McCoy Tyner Joins Forces with Savion Glover

Jazz pianist McCoy Tyner.

Jazz pianist McCoy Tyner. G. Martin hide caption

itoggle caption G. Martin

Ed Gordon speaks with celebrated jazz pianist McCoy Tyner about his latest collaboration with acclaimed tap dancer Savion Glover in a series of performances in New York City.

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(Soundbite of piano)

ED GORDON, host:

The piano is a percussive instrument and so are shoes, especially when they're worn by the brilliant tap dancer Savion Glover.

(Soundbite of tap dancing)

GORDON: Beginning this evening, at New York's Blue Note Club, Glover will be teaming with the master Jazz Pianist McCoy Tyner. Tyner may be best known for his work with the John Coltrane Quartet. So it's interesting to find him now collaborating with the young man who's been called the Coltrane of hoofing.

Mr. SAVION GLOVER (Tap Dancer): Hoofing, hoofing, hoofing, hoofing.

(Soundbite of tap dancing)

GORDON: McCoy Tyner, welcome to the program.

Mr. McCOY TYNER (Jazz Pianist): Well, thank you very much.

GORDON: Before we get into what is a unique collaboration that you're having with Savion Glover, I want to talk a little bit about your career. And we should note that you were on one of the most famous jazz LP's of all time, and that's Coltrane's My Favorite Things. Talk to me about your relationship with John Coltrane.

Mr. TYNER: Well, I met John when I was a teenager. And the relationship just grew. He was like a big brother to me, you know. And then when he decided he wanted to get his own group, he called me and says, hey look, would you like to join - I'm going to form my own band. And I said, well I'd love to do that, that would be great, you know. So that's how that started.

(Soundbite of Coltrane's "My Favorite Things")

Mr. TYNER: He was like a scientist playing saxophone, you know, he was always looking for that next step, and looking forward to the next step and searching for it. So that's what kept it so interesting all the years I was with him. I learned so much because he was learning a lot by exploring different avenues of music. So I had a great time.

(Soundbite of Coltrane's "My Favorite Things")

GORDON: Let me ask you this: one of the interesting things too that I read about you, is that - and I'm wondering where this came from, you were very single minded in your idea of what you wanted your sound to be. Most musicians at some time in their career - obviously, the beginning - would copy, mimic their heroes. You chose and really went out of your way to make sure that you didn't sound like the men that you admired.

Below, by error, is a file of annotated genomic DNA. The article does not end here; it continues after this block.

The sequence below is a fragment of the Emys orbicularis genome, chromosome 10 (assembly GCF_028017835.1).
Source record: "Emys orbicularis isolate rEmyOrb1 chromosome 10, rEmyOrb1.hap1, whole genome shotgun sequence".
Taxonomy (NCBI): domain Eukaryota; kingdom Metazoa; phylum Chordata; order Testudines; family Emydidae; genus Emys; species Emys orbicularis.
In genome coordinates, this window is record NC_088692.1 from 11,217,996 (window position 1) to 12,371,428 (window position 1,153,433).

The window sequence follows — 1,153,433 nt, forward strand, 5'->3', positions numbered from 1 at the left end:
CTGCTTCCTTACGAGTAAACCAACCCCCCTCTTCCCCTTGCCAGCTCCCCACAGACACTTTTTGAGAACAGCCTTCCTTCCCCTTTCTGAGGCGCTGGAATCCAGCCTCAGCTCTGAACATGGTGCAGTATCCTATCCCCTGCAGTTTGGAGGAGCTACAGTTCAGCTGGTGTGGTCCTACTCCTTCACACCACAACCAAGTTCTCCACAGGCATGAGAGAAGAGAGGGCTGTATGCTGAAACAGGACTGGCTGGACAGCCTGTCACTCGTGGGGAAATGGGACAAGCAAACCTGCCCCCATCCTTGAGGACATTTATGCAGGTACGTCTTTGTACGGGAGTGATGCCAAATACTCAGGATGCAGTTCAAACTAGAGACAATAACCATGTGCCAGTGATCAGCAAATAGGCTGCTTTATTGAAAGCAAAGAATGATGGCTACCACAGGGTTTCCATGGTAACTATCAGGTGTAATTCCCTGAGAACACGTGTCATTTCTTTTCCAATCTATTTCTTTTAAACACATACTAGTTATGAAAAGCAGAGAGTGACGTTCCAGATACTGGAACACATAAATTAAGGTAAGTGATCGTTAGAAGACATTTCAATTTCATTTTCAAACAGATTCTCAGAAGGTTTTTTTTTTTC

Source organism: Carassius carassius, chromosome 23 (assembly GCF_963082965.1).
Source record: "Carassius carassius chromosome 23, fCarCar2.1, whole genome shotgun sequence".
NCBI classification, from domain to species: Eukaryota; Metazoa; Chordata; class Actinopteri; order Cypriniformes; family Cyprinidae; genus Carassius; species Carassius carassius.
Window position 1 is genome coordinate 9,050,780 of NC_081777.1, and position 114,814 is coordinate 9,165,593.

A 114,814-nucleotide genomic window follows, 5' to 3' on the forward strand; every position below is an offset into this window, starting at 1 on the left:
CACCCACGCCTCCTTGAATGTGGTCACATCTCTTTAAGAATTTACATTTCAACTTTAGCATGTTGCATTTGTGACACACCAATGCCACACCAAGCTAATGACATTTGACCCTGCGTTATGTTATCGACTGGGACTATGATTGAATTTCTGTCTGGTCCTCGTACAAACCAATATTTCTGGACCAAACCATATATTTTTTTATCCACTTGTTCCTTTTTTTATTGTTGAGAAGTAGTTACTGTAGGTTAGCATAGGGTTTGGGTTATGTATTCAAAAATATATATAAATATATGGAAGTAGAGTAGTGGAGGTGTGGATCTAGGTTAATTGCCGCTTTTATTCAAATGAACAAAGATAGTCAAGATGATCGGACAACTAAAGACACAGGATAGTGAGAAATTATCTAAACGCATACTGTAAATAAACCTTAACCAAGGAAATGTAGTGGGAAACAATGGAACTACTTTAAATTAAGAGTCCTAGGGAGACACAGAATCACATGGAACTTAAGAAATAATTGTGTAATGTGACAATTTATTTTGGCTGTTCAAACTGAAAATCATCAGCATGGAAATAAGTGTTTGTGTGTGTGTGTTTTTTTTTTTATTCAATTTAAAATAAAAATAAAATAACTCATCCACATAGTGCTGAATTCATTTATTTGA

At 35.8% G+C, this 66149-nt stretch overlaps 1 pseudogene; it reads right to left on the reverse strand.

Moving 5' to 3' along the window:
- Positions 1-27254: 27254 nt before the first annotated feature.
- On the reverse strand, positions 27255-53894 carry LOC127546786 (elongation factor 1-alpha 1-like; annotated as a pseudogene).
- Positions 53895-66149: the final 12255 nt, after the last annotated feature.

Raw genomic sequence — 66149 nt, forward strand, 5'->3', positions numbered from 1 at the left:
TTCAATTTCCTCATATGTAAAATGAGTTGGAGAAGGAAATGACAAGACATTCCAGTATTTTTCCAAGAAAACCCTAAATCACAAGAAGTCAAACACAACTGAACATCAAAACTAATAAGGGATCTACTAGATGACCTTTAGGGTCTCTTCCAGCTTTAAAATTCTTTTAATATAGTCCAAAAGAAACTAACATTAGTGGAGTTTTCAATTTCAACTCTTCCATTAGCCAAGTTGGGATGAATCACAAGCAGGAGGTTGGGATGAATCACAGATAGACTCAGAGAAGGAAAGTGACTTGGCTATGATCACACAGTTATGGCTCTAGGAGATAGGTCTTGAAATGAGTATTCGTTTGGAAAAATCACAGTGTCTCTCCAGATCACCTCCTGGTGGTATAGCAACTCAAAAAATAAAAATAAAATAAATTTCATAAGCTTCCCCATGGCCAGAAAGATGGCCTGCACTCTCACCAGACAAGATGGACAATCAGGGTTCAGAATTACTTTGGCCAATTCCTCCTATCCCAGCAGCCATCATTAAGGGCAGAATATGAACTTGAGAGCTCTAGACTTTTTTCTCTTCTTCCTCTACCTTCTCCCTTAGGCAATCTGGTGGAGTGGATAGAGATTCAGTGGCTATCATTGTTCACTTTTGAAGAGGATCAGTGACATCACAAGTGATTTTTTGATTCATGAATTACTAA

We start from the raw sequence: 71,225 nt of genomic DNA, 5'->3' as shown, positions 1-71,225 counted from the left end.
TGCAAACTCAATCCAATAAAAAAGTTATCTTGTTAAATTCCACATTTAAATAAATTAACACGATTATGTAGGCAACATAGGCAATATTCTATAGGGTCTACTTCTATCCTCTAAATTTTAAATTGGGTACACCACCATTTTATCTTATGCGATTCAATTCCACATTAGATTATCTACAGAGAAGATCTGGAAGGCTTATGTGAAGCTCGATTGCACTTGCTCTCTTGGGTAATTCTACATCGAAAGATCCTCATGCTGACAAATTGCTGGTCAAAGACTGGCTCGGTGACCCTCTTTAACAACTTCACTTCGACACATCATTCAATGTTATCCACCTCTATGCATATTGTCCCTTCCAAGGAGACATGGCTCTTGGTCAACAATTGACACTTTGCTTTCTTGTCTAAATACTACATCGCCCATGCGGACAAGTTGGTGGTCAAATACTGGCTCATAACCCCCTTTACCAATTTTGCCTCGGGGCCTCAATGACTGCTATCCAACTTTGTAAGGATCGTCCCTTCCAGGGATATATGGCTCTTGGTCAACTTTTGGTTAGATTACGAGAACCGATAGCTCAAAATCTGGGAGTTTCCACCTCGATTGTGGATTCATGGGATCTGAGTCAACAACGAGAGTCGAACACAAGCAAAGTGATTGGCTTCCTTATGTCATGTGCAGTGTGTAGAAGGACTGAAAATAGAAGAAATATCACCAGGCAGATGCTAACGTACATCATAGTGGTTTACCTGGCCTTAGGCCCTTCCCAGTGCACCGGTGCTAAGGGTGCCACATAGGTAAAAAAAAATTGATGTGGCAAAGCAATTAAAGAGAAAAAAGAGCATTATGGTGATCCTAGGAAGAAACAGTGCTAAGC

Mr. TYNER: I've always felt that I could never be anybody else, that I had to explore my own avenues and see what I could come up with. That's the path I took, you know, and I think it was worth it.

(Soundbite of Coltrane's "My Favorite Things")

GORDON: The thing that most people write about you is explosiveness, this raw power. How would you describe your musicianship?

Mr. TYNER: Well, I don't know. I think I have different - explore different levels dynamically. But I guess maybe at times it sounds like I'm exploding.

(Soundbite of laughter)

Mr. TYNER: Not doing it deliberately, but - well, maybe I am. But I try to use dynamics to make it as musical as possible, rather than just creating a lot of sound.

(Soundbite of Coltrane's "My Favorite Things")

(Soundbite of tap dancing)

GORDON: Let's talk about this collaboration with Savion Glover that you're going to have here in New York City. Talk to me, A) about how this came about and what you like most about it.

Mr. TYNER: Savion is fantastic, you know? Jazz and tap go hand and hand. And having him join me, sometimes he would sit in, you know, with me. We see each other quite a bit - whenever we can, I guess, you know. I look around, say Savion, come on up and do a few taps, you know. And it just works beautifully. So - well, hopefully in the future - it's like we're doing this concert coming up - that we'll have more things to do together. Because I enjoyed it. It's synonymous to jazz, I think.

(Soundbite of tap dancing)

GORDON: Does it go both ways, or do you typically lead and he follows, or vice versa, or can it go either way?

Mr. TYNER: Well, what it is, we start something, an idea, and he'll pick up. He listens like crazy. I mean, he's - you know, he's just listening so intently, it's unbelievable. And if I play something rhythmically, he'll pick it up with his feet. And then if I hear him doing something, then I'll listen to him. We listen to each other. But he does listen to me, you know, he's a very respectful person. You know, he doesn't try to dominate the stage. I mean, we work together. And I'm enjoying it like crazy.

GORDON: So in a great sense, even though his instrument are obviously the tap shoes, not the conventional instrument, this is much like sitting in with, you know, like some of your boys in a jam session.

Mr. TYNER: Yeah, exactly, that's what it is. He's definitely improvising with his instrument, which is his feet. And he's doing such a great job and it's just nice to see that concept be revived, I think. I think he's on to something new, you know, his concept of it is great. So, we have a lot of fun.

(Soundbite of piano and tap dancing)

GORDON: Pianist McCoy Tyner, he and tap dancer Savion Glover will be performing through May 13, at the Blue Note in New York City.

(Soundbite of music)

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